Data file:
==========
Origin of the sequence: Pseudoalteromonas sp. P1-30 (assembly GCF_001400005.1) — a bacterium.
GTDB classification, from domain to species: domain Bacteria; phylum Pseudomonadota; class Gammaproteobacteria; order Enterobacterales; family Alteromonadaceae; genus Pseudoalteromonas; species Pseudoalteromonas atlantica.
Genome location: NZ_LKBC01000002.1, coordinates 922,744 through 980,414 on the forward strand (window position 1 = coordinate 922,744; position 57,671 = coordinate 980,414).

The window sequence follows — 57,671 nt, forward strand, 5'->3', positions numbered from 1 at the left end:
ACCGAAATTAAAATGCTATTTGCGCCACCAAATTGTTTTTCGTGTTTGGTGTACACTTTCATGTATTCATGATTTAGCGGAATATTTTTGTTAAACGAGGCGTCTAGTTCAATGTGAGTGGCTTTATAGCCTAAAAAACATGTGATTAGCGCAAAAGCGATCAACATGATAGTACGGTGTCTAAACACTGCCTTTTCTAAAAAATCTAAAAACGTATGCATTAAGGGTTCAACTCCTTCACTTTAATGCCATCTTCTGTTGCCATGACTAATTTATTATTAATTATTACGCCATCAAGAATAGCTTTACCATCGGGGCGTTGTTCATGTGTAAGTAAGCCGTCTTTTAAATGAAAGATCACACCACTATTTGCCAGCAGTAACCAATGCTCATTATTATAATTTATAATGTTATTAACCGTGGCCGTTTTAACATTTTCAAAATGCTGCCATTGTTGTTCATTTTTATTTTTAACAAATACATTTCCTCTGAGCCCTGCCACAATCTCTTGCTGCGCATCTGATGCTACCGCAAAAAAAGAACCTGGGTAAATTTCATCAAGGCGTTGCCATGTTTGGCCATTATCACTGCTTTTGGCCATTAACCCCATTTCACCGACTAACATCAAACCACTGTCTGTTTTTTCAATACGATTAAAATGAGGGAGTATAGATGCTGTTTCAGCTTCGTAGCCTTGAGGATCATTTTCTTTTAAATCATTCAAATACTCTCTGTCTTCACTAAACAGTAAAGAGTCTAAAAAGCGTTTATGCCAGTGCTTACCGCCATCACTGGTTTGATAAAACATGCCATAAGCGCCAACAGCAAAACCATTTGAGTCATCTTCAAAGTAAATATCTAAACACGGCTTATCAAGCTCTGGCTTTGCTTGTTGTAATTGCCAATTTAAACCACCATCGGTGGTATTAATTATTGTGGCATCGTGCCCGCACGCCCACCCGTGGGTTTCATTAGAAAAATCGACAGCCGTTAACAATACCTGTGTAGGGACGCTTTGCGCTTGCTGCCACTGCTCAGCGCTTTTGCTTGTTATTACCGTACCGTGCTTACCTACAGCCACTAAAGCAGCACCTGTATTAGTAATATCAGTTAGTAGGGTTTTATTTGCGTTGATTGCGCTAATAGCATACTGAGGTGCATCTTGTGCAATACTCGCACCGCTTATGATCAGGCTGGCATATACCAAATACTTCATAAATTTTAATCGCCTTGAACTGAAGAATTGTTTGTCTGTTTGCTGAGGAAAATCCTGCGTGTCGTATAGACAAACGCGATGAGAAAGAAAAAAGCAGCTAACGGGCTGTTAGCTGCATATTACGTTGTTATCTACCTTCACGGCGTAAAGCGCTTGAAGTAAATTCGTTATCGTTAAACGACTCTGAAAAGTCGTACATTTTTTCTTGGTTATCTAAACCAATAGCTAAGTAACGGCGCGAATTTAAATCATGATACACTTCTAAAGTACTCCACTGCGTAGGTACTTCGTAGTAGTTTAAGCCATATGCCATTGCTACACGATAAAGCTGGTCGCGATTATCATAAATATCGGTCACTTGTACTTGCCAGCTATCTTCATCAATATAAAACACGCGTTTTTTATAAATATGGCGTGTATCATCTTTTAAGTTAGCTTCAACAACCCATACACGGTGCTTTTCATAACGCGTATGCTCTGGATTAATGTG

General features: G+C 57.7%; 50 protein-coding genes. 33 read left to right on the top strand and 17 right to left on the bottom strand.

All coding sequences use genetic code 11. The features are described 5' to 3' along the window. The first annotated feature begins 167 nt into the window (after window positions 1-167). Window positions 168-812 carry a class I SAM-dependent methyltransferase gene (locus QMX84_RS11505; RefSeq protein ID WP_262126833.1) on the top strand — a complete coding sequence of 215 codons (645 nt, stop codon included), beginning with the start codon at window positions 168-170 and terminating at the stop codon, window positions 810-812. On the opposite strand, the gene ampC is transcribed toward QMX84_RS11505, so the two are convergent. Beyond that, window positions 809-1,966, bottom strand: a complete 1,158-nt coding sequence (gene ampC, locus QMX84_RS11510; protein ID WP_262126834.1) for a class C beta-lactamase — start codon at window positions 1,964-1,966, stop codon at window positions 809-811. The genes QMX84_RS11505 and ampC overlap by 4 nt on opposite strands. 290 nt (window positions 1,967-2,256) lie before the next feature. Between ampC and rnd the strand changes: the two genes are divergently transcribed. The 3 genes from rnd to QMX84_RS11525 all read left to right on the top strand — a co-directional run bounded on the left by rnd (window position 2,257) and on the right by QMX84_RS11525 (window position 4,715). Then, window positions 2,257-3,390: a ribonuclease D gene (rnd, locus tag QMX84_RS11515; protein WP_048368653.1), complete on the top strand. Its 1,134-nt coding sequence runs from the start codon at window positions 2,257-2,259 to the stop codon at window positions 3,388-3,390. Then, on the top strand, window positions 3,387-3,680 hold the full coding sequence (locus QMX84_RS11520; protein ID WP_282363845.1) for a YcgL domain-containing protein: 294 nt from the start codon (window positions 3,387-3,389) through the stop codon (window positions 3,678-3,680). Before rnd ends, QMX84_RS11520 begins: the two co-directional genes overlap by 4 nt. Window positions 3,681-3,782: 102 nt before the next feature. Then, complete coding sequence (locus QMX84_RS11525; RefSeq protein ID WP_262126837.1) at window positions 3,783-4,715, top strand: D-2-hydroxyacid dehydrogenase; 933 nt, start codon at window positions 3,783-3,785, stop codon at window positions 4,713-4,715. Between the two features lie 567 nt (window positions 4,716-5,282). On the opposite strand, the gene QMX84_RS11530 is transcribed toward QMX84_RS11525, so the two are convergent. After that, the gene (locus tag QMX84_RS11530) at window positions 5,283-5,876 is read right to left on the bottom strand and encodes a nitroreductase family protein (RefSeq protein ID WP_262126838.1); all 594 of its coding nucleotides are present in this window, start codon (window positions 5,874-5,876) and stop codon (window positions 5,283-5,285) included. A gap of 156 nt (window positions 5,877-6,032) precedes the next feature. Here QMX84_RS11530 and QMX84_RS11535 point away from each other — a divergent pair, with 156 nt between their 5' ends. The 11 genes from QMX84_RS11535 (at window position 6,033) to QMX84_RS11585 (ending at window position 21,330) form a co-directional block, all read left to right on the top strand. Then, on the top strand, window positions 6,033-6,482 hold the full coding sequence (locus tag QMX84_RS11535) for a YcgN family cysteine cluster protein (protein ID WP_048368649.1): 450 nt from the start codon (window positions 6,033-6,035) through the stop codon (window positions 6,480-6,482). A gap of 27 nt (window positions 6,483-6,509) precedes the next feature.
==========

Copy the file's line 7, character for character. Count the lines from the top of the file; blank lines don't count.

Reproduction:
All coding sequences use genetic code 11. The features are described 5' to 3' along the window. The first annotated feature begins 167 nt into the window (after window positions 1-167). Window positions 168-812 carry a class I SAM-dependent methyltransferase gene (locus QMX84_RS11505; RefSeq protein ID WP_262126833.1) on the top strand — a complete coding sequence of 215 codons (645 nt, stop codon included), beginning with the start codon at window positions 168-170 and terminating at the stop codon, window positions 810-812. On the opposite strand, the gene ampC is transcribed toward QMX84_RS11505, so the two are convergent. Beyond that, window positions 809-1,966, bottom strand: a complete 1,158-nt coding sequence (gene ampC, locus QMX84_RS11510; protein ID WP_262126834.1) for a class C beta-lactamase — start codon at window positions 1,964-1,966, stop codon at window positions 809-811. The genes QMX84_RS11505 and ampC overlap by 4 nt on opposite strands. 290 nt (window positions 1,967-2,256) lie before the next feature. Between ampC and rnd the strand changes: the two genes are divergently transcribed. The 3 genes from rnd to QMX84_RS11525 all read left to right on the top strand — a co-directional run bounded on the left by rnd (window position 2,257) and on the right by QMX84_RS11525 (window position 4,715). Then, window positions 2,257-3,390: a ribonuclease D gene (rnd, locus tag QMX84_RS11515; protein WP_048368653.1), complete on the top strand. Its 1,134-nt coding sequence runs from the start codon at window positions 2,257-2,259 to the stop codon at window positions 3,388-3,390. Then, on the top strand, window positions 3,387-3,680 hold the full coding sequence (locus QMX84_RS11520; protein ID WP_282363845.1) for a YcgL domain-containing protein: 294 nt from the start codon (window positions 3,387-3,389) through the stop codon (window positions 3,678-3,680). Before rnd ends, QMX84_RS11520 begins: the two co-directional genes overlap by 4 nt. Window positions 3,681-3,782: 102 nt before the next feature. Then, complete coding sequence (locus QMX84_RS11525; RefSeq protein ID WP_262126837.1) at window positions 3,783-4,715, top strand: D-2-hydroxyacid dehydrogenase; 933 nt, start codon at window positions 3,783-3,785, stop codon at window positions 4,713-4,715. Between the two features lie 567 nt (window positions 4,716-5,282). On the opposite strand, the gene QMX84_RS11530 is transcribed toward QMX84_RS11525, so the two are convergent. After that, the gene (locus tag QMX84_RS11530) at window positions 5,283-5,876 is read right to left on the bottom strand and encodes a nitroreductase family protein (RefSeq protein ID WP_262126838.1); all 594 of its coding nucleotides are present in this window, start codon (window positions 5,874-5,876) and stop codon (window positions 5,283-5,285) included. A gap of 156 nt (window positions 5,877-6,032) precedes the next feature. Here QMX84_RS11530 and QMX84_RS11535 point away from each other — a divergent pair, with 156 nt between their 5' ends. The 11 genes from QMX84_RS11535 (at window position 6,033) to QMX84_RS11585 (ending at window position 21,330) form a co-directional block, all read left to right on the top strand. Then, on the top strand, window positions 6,033-6,482 hold the full coding sequence (locus tag QMX84_RS11535) for a YcgN family cysteine cluster protein (protein ID WP_048368649.1): 450 nt from the start codon (window positions 6,033-6,035) through the stop codon (window positions 6,480-6,482). A gap of 27 nt (window positions 6,483-6,509) precedes the next feature.